Opportunities and Challenges
The RSSM program has two main opportunities to better accomplish its objectives through enhanced facilities, equipment, and human resources. The first is to improve the visibility of the program’s activities and output by increasing human resources for media outreach and information dissemination. The ability of RSSM staff to share videos, images, and other information through social media is hindered by the lengthy approval process at NIST and the lack of staff with expertise in social media outreach. As a result, the RSSM has very little visibility on social media, which is a missed opportunity to improve the
impact of the program’s activities. The RSSM needs to consider adding staff who can improve dissemination of technical accomplishments through social media, trade publications, and/or popular press. While the RSSM program does have some presence in scientific and trade associations, such as the IEEE and the American Society of Mechanical Engineers (ASME), it could increase its visibility in trade publications and popular press that are read by industry practitioners. For example, increasing media coverage of the limitations of current standards for robotic safety and agility and the work the EL has done to address these limitations would help disseminate the work of the EL to more practitioners.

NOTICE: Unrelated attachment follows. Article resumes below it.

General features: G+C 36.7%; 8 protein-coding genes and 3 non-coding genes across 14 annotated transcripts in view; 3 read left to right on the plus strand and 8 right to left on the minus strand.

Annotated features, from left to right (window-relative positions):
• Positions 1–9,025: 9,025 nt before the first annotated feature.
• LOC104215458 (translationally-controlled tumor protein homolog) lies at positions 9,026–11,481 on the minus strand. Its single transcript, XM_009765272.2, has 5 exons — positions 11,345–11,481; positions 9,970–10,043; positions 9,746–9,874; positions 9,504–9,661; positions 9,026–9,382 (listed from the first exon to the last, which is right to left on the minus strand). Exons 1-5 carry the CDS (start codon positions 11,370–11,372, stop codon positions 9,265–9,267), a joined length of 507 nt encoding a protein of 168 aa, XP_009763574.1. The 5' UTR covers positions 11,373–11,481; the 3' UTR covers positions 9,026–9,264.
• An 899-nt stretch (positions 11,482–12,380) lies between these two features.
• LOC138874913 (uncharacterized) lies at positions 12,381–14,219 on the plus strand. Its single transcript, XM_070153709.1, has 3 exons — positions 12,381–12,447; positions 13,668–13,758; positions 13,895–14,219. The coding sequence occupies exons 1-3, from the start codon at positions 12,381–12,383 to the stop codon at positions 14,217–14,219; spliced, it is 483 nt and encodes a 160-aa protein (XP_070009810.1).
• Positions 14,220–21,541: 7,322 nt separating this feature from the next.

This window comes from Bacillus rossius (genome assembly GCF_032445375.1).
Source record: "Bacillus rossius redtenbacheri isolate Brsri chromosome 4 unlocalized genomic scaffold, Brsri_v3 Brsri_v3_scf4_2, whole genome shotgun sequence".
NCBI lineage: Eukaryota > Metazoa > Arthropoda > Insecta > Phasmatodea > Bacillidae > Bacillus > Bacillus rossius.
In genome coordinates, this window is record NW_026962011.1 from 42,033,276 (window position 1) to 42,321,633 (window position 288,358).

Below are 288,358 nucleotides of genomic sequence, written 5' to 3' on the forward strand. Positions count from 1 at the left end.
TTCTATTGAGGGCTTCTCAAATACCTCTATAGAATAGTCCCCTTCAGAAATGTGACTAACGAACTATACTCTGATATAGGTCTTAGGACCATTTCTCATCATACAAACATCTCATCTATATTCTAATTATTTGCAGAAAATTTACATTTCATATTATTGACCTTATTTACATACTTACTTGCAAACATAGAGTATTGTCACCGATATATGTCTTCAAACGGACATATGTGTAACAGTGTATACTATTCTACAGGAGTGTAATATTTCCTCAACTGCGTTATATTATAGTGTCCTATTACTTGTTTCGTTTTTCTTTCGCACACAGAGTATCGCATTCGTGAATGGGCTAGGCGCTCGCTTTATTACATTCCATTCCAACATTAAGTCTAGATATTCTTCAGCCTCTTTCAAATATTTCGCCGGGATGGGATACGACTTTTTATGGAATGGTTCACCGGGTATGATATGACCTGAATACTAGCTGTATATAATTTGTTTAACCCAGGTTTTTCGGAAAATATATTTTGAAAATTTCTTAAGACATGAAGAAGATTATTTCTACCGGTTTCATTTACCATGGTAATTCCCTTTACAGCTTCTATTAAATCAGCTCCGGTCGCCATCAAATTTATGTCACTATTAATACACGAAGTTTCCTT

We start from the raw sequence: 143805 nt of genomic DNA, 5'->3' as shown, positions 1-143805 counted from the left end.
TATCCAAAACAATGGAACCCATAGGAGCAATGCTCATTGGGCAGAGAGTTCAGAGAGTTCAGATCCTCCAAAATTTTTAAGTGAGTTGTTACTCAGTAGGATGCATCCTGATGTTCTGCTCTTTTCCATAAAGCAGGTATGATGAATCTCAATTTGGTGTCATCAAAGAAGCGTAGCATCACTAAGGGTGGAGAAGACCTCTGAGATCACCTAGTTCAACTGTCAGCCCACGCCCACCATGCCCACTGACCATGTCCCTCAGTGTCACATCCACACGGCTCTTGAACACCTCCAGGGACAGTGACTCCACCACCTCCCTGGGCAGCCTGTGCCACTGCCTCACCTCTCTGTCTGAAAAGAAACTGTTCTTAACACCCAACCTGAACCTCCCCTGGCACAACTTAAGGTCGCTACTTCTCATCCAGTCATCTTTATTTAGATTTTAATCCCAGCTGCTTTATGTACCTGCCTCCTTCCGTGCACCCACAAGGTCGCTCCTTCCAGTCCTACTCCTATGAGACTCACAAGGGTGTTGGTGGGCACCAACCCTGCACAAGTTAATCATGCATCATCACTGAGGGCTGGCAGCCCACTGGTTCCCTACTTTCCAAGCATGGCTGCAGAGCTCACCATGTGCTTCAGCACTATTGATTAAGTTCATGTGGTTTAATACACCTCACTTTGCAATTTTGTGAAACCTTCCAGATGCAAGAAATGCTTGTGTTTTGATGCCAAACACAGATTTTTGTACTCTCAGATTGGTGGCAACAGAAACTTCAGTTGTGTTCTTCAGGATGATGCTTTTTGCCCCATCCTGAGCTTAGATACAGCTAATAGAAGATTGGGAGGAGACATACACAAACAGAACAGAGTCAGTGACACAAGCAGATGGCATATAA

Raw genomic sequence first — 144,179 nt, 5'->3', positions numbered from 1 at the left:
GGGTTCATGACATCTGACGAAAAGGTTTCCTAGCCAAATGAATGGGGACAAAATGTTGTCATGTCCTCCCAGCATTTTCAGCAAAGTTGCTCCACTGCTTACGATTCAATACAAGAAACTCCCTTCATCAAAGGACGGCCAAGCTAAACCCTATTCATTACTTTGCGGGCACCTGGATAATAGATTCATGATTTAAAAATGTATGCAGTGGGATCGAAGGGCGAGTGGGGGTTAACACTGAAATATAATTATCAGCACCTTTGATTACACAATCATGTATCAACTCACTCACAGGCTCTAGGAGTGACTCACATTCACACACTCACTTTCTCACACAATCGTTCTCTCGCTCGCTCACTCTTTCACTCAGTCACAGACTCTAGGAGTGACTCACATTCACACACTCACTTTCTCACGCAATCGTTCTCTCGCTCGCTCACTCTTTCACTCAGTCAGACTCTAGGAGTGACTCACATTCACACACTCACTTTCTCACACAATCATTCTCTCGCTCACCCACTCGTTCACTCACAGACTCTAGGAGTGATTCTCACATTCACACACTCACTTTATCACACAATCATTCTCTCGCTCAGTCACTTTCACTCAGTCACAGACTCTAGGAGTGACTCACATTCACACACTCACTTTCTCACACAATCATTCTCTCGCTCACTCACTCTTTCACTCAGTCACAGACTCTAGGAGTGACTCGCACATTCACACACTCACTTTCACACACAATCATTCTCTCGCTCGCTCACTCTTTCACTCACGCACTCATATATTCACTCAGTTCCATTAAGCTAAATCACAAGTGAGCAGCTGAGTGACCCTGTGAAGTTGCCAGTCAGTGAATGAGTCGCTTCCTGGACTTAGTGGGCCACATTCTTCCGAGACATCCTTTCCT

The second area of opportunity is to arrange the equipment and facilities to allow for closer integration of activities across the program. While research facilities are adequate, they are distributed across the NIST campus and are physically disconnected across multiple buildings on the campus. The lack of crosscutting activities across all the projects of the RSSM program is not helped by the distance between laboratory spaces. Given that the RSSM research projects share many common technologies, science, and resource needs, and can benefit from knowledge exchange, these separations between the project teams might contribute to less cohesiveness and overall impact than might be possible through co-located facilities.
Several of the testbeds developed for individual projects have overlapping capabilities, but cannot currently be integrated because they do not have interoperable software. There is an opportunity to develop software infrastructure resources to facilitate the interoperability of testbeds developed in individual projects.